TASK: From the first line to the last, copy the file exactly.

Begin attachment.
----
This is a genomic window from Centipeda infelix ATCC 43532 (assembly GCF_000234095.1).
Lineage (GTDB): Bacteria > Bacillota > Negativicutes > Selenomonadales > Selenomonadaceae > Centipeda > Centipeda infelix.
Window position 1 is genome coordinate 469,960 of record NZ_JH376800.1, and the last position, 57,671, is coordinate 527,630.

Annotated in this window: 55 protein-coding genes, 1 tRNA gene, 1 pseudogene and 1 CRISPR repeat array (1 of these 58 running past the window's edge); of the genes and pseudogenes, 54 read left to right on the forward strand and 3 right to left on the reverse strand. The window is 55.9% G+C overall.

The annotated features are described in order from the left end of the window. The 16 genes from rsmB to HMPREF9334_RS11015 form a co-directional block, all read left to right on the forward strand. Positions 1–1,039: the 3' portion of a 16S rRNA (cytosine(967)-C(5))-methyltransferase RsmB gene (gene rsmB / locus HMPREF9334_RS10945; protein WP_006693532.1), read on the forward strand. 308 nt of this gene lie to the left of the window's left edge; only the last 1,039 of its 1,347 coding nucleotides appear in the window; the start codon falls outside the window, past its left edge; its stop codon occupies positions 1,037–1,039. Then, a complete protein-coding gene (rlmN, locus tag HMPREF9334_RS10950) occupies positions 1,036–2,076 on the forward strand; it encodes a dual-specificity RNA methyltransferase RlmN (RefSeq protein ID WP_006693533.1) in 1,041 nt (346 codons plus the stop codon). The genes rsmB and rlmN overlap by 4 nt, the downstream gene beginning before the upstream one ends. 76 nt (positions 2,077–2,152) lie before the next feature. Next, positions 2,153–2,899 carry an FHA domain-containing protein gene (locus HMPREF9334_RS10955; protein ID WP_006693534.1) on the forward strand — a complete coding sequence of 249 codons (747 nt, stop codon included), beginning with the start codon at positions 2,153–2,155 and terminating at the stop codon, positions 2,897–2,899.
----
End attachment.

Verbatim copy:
This is a genomic window from Centipeda infelix ATCC 43532 (assembly GCF_000234095.1).
Lineage (GTDB): Bacteria > Bacillota > Negativicutes > Selenomonadales > Selenomonadaceae > Centipeda > Centipeda infelix.
Window position 1 is genome coordinate 469,960 of record NZ_JH376800.1, and the last position, 57,671, is coordinate 527,630.

Annotated in this window: 55 protein-coding genes, 1 tRNA gene, 1 pseudogene and 1 CRISPR repeat array (1 of these 58 running past the window's edge); of the genes and pseudogenes, 54 read left to right on the forward strand and 3 right to left on the reverse strand. The window is 55.9% G+C overall.

The annotated features are described in order from the left end of the window. The 16 genes from rsmB to HMPREF9334_RS11015 form a co-directional block, all read left to right on the forward strand. Positions 1–1,039: the 3' portion of a 16S rRNA (cytosine(967)-C(5))-methyltransferase RsmB gene (gene rsmB / locus HMPREF9334_RS10945; protein WP_006693532.1), read on the forward strand. 308 nt of this gene lie to the left of the window's left edge; only the last 1,039 of its 1,347 coding nucleotides appear in the window; the start codon falls outside the window, past its left edge; its stop codon occupies positions 1,037–1,039. Then, a complete protein-coding gene (rlmN, locus tag HMPREF9334_RS10950) occupies positions 1,036–2,076 on the forward strand; it encodes a dual-specificity RNA methyltransferase RlmN (RefSeq protein ID WP_006693533.1) in 1,041 nt (346 codons plus the stop codon). The genes rsmB and rlmN overlap by 4 nt, the downstream gene beginning before the upstream one ends. 76 nt (positions 2,077–2,152) lie before the next feature. Next, positions 2,153–2,899 carry an FHA domain-containing protein gene (locus HMPREF9334_RS10955; protein ID WP_006693534.1) on the forward strand — a complete coding sequence of 249 codons (747 nt, stop codon included), beginning with the start codon at positions 2,153–2,155 and terminating at the stop codon, positions 2,897–2,899.